In both vertebrates and invertebrates, olfactory receptor neurons (ORNs) respond to several odors. They also adapt to stimulus variations, and this is considered to be a simple form of non-associative learning and neuronal plasticity. Different mechanisms have been described to support neuronal and/or synaptic plasticity. For example in vertebrates, presynaptic Ca2+ stores relying on either the ryanodine receptor (RyR) or the inositol (1,4,5)-trisphosphate receptor (InsP3R) have been reported to participate in synaptic transmission, in hippocampal pyramidal neurons, and in basket cell–Purkinje cell synapses. However, in invertebrates, especially in sensory neurons such as ORNs, similar mechanisms have not yet been detected. In this study, using Drosophila and taking advantage of an in vivo bioluminescence Ca2+-imaging technique in combination with genetic and pharmacological tools, first we show that the GFP–aequorin Ca2+ sensor is sensitive enough to detect odor-induced responses of various durations. Second, we show that for a relatively long (5 s) odor application, odor-induced Ca2+ responses occurring in the axon terminals of ORNs involve intracellular Ca2+ stores. This response is decreased by specifically targeting InsP3R or RyR by RNAi, or application of the specific blockers thapsigargin or ryanodine, suggesting that Ca2+ stores serve to amplify the presynaptic signal. Furthermore, we show that disrupting the intracellular Ca2+ stores in the ORNs has functional consequences since InsP3R- or RyR-RNAi expressing flies were defective in olfactory behavior. Altogether, our results indicate that for long odor applications in Drosophila, the olfactory response depends on intracellular Ca2+ stores within the axon terminals of the ORNs.
Calcium plays central roles in activity-dependent modification of synaptic plasticity. In mammals, Ca2+ release from intracellular stores mediated by either the inositol (1,4,5)-trisphosphate receptor (InsP3R) or ryanodine receptor (RyR) Ca2+-release channels, has been implicated in several cellular processes, such as postsynaptic signaling, presynaptic control of neurotransmitter release and long-term synaptic plasticity (Berridge, 1998; Fitzjohn and Collingridge, 2002). Indeed, a Ca2+ increase within the presynaptic terminals during repetitive action potentials causes use-dependent enhancement of transmitter release (Katz and Miledi, 1968; Zucker and Regehr, 2002), and, in the hippocampus, particularly in the CA3–CA3 pyramidal neuron synapses, presynaptic Ca2+ stores are required for long-term depression (LTD) (Emptage et al., 2001; Unni et al., 2004; Berridge et al., 2003). Although it has been reported in invertebrates that almost all sensory systems (including olfactory) adapt to stimuli variations and display synaptic plasticity, similarly to mammals, the cellular and molecular mechanisms, and more particularly, the involvement of the internal Ca2+ stores remain relatively unexplored.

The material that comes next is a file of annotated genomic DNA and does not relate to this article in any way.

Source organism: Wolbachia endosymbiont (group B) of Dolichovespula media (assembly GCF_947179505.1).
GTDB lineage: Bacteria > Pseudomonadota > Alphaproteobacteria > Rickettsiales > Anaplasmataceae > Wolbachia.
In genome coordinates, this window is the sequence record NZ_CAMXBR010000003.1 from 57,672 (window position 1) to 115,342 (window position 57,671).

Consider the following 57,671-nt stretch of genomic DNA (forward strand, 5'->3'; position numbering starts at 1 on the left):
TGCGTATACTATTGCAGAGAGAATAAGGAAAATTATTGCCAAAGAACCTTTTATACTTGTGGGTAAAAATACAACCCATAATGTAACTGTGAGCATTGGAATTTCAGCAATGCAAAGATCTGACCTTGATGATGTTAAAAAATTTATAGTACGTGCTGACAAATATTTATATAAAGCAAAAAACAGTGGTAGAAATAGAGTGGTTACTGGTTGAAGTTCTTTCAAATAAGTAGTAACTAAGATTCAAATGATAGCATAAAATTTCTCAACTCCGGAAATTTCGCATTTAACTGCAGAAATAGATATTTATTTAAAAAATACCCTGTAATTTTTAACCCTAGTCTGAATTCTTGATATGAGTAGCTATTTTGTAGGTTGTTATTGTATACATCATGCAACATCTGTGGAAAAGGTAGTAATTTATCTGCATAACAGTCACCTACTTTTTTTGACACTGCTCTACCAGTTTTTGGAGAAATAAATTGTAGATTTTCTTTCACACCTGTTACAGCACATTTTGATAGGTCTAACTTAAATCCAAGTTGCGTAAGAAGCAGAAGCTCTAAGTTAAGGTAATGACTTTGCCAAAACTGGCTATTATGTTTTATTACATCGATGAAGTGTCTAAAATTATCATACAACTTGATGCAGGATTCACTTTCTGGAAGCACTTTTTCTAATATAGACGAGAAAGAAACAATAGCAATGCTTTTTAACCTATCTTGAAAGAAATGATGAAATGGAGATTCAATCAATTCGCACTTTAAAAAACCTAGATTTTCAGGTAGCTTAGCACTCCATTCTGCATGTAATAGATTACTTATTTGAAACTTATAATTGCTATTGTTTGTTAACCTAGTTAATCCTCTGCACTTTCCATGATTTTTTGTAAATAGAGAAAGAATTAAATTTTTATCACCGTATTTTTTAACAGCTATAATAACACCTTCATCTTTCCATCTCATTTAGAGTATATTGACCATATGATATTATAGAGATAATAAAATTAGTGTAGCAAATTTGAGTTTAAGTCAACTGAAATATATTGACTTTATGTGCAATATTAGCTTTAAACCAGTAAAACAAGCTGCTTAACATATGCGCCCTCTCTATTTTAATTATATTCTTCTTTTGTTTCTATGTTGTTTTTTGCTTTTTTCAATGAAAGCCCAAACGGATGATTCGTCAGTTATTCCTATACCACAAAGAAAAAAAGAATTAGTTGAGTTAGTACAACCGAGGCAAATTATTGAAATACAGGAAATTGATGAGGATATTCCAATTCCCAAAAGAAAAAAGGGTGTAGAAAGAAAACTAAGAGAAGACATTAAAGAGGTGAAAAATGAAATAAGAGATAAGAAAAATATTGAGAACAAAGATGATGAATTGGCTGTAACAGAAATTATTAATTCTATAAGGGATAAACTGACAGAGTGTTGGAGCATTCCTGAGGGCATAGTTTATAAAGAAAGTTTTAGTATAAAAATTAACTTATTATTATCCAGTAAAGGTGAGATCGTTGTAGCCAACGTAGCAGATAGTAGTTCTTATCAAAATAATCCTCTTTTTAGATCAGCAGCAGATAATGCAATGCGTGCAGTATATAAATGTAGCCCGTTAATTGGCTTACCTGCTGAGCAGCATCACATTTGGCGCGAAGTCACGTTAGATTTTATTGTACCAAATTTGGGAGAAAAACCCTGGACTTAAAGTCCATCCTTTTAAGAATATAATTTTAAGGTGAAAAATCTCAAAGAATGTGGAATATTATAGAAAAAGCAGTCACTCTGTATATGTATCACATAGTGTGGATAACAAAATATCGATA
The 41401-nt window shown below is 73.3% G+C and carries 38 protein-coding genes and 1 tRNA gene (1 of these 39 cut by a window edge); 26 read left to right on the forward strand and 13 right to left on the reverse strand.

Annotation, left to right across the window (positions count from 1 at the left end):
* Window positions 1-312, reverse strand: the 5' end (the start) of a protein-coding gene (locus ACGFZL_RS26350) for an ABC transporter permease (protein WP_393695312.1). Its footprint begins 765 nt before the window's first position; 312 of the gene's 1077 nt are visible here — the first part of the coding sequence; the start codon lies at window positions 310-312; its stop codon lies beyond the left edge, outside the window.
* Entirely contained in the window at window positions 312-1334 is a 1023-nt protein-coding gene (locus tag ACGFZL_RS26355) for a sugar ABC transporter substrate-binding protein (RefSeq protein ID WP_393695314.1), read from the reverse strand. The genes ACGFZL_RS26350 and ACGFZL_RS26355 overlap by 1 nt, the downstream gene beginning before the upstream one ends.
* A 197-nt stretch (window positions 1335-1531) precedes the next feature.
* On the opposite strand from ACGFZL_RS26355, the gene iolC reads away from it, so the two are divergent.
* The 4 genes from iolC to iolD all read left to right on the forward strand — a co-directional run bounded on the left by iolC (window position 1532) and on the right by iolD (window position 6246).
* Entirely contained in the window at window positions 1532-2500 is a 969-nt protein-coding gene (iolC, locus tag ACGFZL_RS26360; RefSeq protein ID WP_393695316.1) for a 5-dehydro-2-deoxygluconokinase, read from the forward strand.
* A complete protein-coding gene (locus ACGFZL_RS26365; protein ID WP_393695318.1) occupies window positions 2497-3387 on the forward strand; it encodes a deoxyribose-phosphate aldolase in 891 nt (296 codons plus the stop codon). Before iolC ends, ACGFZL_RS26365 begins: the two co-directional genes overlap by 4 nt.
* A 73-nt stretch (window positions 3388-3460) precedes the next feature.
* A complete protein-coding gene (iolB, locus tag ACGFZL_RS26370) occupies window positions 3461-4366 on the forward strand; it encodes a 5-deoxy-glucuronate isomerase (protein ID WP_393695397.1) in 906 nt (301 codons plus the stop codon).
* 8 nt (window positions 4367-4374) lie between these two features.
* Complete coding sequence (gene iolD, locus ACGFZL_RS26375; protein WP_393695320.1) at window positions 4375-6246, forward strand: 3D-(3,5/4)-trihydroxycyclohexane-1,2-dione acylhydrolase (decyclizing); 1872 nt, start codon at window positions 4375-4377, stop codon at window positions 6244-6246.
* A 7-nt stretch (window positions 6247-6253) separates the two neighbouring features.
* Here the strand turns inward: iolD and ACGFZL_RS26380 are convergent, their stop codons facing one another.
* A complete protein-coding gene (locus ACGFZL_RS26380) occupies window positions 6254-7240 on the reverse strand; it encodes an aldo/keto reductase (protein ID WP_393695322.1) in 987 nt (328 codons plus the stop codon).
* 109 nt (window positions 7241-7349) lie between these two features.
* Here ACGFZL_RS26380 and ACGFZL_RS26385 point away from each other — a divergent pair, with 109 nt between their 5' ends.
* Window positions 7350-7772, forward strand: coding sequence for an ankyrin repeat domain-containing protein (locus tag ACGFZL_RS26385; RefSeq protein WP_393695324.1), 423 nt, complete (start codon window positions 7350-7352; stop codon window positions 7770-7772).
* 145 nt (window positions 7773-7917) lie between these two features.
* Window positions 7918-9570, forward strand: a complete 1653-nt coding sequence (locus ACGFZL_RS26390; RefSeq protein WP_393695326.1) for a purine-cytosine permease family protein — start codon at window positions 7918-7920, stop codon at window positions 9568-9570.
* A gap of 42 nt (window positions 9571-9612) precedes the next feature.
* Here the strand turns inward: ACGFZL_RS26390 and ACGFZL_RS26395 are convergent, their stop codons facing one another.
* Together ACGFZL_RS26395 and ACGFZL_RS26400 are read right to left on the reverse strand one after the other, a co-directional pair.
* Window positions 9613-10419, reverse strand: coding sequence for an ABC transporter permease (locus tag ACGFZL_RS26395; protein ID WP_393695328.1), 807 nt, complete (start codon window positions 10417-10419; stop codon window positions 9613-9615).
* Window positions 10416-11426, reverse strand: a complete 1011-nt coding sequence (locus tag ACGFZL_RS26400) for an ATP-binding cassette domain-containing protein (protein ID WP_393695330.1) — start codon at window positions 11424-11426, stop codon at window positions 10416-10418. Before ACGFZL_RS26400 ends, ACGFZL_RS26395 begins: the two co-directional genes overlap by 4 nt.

In Drosophila, olfactory receptor neurons (ORNs), with their cell bodies and dendrites located in the antennae, detect odors and transmit olfactory information to the antennal lobes. The antennal lobes comprise 43 glomeruli and contain about 100 interneurons. Each glomerulus receives about 20 axons from the ORNs expressing the same receptor gene (Stocker, 1994; Vosshall and Stocker, 2007). The axon terminals of the ORNs make synaptic contact with dendrites of a few uniglomerular projection neurons (PNs), which propagate olfactory information to higher brain centers, such as the mushroom bodies. They also make contact with local interneurons (Stocker, 1994; Wilson and Laurent, 2005). It is well documented that sensory neurons, and particularly the olfactory sensory neurons, adapt to variable ambient conditions, as for instance, the strength of the stimulus (concentration or duration of odor application) (Getchell and Shepherd, 1978a; Getchell and Shepherd, 1978b; Firestein et al., 1993), a physiological mechanism considered as a simple form of non-associative learning and neuronal plasticity. Particularly in mammals, cAMP (Reed, 1992; Kurahashi and Menini, 1997), cGMP (Zufall and Leinders-Zufall, 1997) and inositol (1,4,5)-trisphosphate receptor (InsP3R) pathways (Breer et al., 1990) have been shown to play a role in olfactory signal transduction and adaptation. However, their precise mechanisms, at the cellular level, remain incompletely understood. In Drosophila, the use of genetic and behavioral approaches have shown that mutations in InsP3R affect olfactory response and adaptation to the stimuli (Deshpande et al., 2000). The InsP3R-mutated flies are defective in olfactory adaptation, as determined both behaviorally and physiologically (as electroantennograms). However, as these studies were based on the use of mutations, which affect all cells of the organism that express the given gene, the precise neurons in which the olfactory defects occurs and the specific role of the InsP3R pathways in the ORNs still require clarification.